Syracuse has a history which goes back beyond the ancient Greek invaders of Sicily. The ancient heart of the city, Ortigia, is a teardrop of land surrounded by the sea and with much evidence of the different people who have settled here - a lovely place to wander.
Like much of man-made Sicily Syracuse is a Greek creation, first settled in the eighth century B.C. It became the greatest of the Magna Graecia towns and cities - those colonised on the coast of Sicily and the Italian mainland.
Phoenicians arrived in Sicily around the eighth century B.C. trading their famous purple dye with the Greeks from coastal settlements. The dye was made from crushed seashells and gave the Phoenicians their name - Greek for "purple people". The Phoenicians were peaceful settlers, not so the Greeks who colonised the east coast from around the same time. Phoenician trading posts fell to the Carthaginians. The Greeks expanded south and east, establising centres at Syracuse, Selinunte and Agrigento among others.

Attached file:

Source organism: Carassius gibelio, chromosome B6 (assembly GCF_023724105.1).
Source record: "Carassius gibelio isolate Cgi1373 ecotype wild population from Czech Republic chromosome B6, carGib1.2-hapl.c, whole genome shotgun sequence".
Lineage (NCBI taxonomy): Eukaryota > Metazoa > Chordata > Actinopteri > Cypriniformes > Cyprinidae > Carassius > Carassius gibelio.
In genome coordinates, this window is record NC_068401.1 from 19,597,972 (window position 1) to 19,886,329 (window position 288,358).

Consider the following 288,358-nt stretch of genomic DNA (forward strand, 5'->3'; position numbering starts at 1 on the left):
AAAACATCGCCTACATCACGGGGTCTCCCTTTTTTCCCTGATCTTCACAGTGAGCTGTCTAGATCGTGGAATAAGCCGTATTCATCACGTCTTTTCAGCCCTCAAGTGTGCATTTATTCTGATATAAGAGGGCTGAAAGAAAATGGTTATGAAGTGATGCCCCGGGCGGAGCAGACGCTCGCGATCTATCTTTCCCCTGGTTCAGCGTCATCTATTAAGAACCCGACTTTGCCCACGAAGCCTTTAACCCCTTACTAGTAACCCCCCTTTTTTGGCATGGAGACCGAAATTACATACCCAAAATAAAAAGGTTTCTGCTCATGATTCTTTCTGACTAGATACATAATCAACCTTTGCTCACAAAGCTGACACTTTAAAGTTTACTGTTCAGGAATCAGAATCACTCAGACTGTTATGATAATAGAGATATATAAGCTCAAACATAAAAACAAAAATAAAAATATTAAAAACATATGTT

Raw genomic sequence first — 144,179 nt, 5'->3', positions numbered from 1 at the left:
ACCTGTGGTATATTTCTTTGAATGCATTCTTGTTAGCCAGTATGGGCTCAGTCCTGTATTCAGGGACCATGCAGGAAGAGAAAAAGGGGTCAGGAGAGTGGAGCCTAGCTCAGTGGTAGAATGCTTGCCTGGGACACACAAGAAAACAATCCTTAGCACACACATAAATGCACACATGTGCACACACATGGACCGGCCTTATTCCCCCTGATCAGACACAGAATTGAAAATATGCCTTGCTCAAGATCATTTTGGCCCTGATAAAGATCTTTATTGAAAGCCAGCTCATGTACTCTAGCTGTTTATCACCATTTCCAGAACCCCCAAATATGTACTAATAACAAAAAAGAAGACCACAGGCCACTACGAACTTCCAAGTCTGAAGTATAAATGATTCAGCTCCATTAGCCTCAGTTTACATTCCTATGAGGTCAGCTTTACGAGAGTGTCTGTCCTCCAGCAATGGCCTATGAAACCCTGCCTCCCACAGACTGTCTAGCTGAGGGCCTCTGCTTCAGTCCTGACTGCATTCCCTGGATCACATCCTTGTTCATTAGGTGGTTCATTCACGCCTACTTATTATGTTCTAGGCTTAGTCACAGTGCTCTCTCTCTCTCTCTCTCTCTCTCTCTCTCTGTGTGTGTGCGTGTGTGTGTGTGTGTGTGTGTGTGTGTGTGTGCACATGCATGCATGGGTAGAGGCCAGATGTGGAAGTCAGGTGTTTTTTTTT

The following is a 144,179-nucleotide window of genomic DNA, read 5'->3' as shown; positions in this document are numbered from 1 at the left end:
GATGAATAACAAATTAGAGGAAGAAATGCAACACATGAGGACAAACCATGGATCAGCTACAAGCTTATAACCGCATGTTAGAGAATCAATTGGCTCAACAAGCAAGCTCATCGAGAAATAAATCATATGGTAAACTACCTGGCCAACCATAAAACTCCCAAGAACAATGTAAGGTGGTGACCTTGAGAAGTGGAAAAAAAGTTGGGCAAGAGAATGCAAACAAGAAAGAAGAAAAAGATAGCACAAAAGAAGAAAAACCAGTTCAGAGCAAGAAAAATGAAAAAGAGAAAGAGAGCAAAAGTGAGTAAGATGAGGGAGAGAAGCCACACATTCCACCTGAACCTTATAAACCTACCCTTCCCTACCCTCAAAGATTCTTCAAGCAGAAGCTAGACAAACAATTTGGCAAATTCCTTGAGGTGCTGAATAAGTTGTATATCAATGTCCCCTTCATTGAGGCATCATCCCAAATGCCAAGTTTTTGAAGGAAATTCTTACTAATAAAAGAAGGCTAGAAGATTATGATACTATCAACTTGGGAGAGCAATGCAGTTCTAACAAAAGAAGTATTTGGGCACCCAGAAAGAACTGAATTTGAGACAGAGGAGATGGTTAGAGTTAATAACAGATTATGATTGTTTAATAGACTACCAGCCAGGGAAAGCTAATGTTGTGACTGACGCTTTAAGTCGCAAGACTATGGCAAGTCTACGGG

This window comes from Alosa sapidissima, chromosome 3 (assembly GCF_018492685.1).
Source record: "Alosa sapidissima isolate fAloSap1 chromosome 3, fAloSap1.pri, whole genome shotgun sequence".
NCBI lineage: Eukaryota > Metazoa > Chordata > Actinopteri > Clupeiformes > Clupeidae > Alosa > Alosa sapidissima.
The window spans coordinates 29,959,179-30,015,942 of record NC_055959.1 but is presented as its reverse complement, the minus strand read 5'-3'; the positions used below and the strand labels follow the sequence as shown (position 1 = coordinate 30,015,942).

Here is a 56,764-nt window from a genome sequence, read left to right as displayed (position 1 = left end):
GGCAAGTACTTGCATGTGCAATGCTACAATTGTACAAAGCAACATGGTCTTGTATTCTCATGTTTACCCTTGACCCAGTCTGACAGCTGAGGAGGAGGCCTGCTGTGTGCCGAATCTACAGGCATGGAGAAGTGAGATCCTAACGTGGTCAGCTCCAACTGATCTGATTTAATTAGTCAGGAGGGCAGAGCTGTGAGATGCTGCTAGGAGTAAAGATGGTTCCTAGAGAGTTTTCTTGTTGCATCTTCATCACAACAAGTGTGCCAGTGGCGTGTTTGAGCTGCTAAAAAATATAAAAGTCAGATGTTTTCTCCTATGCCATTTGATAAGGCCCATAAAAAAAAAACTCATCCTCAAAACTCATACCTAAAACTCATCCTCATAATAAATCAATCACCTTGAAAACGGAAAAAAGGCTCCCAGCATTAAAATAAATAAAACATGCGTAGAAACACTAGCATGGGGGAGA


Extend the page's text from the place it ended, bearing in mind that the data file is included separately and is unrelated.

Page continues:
The ancient heart of the city is Ortigia, an island on the very tip of Syracuse, connected by three bridges to the mainland. It is a beautiful place, the baroque thankfully quite restrained in the lovely Piazza del Duomo.
The cathedral itself was built on a fifth century B.C. Greek Temple of Athena and the ancient Greek columns can still be seen. The Greek Temple was erected to celebrate victory over the Carthaginians and converted to a Christian church under the Byzantines in the seventh century A.D. Terracotta decorative fragments from an even earlier sacred building have been found on the Via Minerva running alongside the Duomo.